College is a time to weigh all options

By Kimberly Marion

A while back, I had a discussion with a friend about my decision to become a teacher. He told me: “I was going to become a teacher, but they don’t make enough. Don’t get me wrong – I love teaching. It’s just the whole money thing.”

Following this statement, I asked him whether he would rather be happy doing his job and receiving less pay or absolutely hate his job and make quite a bit of money doing it. Well, it is obvious he chose the latter.

Do I agree? No.

As students, our purpose in coming to college is to find a career we will enjoy and be able to earn a living doing it. If I wanted to be stuck at a job I despised, I would not have come to college. I would have went into retail.

But this does bring forth a puzzling question. What does an 18- or 19-year-old know about career options?

Most students go to college with an idea about what they want to do with their life. To be honest, most of our dreams at 18 and 19 are idealistic. Unfortunately, life usually does not turn out that way.

Our navigation through those lovely courses our counselors call “gen-eds” are just classes we need to graduate. Most students do not see these classes as an opportunity to explore possible majors. The gen-eds are courses students take to get to their major classes.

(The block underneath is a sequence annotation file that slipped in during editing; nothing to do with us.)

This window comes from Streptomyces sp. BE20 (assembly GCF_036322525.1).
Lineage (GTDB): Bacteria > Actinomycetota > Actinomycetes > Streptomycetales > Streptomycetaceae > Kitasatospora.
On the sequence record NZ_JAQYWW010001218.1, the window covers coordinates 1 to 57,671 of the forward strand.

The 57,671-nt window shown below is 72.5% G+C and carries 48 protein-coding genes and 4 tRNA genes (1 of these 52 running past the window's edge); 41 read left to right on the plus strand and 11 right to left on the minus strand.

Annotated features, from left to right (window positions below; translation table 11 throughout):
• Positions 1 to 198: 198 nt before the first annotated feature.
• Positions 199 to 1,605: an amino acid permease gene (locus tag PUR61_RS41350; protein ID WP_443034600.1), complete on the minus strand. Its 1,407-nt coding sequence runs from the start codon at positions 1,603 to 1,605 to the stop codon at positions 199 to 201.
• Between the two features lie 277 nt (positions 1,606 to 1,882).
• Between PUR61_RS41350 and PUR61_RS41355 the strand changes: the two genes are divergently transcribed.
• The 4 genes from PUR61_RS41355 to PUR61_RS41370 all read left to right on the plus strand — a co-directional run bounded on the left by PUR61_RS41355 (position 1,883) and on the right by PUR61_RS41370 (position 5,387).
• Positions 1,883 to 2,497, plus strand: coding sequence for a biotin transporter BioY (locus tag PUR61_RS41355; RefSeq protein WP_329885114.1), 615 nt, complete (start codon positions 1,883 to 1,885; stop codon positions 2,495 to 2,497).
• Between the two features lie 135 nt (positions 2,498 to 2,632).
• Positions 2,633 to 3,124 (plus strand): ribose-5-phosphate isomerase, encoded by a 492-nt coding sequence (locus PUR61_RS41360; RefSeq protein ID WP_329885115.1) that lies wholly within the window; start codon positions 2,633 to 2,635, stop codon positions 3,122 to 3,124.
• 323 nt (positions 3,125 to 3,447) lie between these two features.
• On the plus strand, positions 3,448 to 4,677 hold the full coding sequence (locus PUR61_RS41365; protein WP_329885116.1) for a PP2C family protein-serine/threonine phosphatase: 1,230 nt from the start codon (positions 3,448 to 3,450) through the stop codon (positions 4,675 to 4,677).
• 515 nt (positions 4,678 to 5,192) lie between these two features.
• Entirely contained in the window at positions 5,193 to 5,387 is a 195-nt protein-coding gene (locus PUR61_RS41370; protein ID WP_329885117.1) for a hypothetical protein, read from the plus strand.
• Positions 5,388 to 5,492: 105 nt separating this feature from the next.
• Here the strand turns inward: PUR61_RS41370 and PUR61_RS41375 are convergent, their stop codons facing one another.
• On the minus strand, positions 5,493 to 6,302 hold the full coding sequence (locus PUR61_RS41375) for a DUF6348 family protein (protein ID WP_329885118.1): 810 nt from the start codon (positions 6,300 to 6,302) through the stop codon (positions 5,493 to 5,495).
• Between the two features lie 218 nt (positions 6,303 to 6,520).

Because of this tunnel vision, many people either change their major their junior year or stay in a major they dislike because they have come so far and do not want to “waste” any more money.

In correlation with the tunnel vision, I have noticed that many freshmen and sophomores want to know what the so-called “easy” majors are. Let me burst your bubble right now and tell you that there are no easy majors. College is work.

However, to make your college education worthwhile, I will advise people to choose something they enjoy because you do not want to waste your own or your parents’ money on a degree that will be unused. Think of some careers you may enjoy and talk to students majoring in the field and go meet the faculty.

There is some good news about gaining a degree in a major you may dislike: Many employers today are willing to accept various degrees for multiple jobs, which means you are not limited to the the specifications of your degree. The only limitation is people’s desire to make a lot of money.

As we forge through these college years, we should become aware of what we want to do and whether the major we have chosen will lead us there.

I would avoid looking at majors based on money for one simple reason: If you are good at what you do, you can make a good living and still love your job.

Do not become a sellout. Do not become that person who hates to wake up in the morning, and the only bright side of the day is going home.

Columns reflect the opinion of the author and not necessarily that of the Northern Star staff.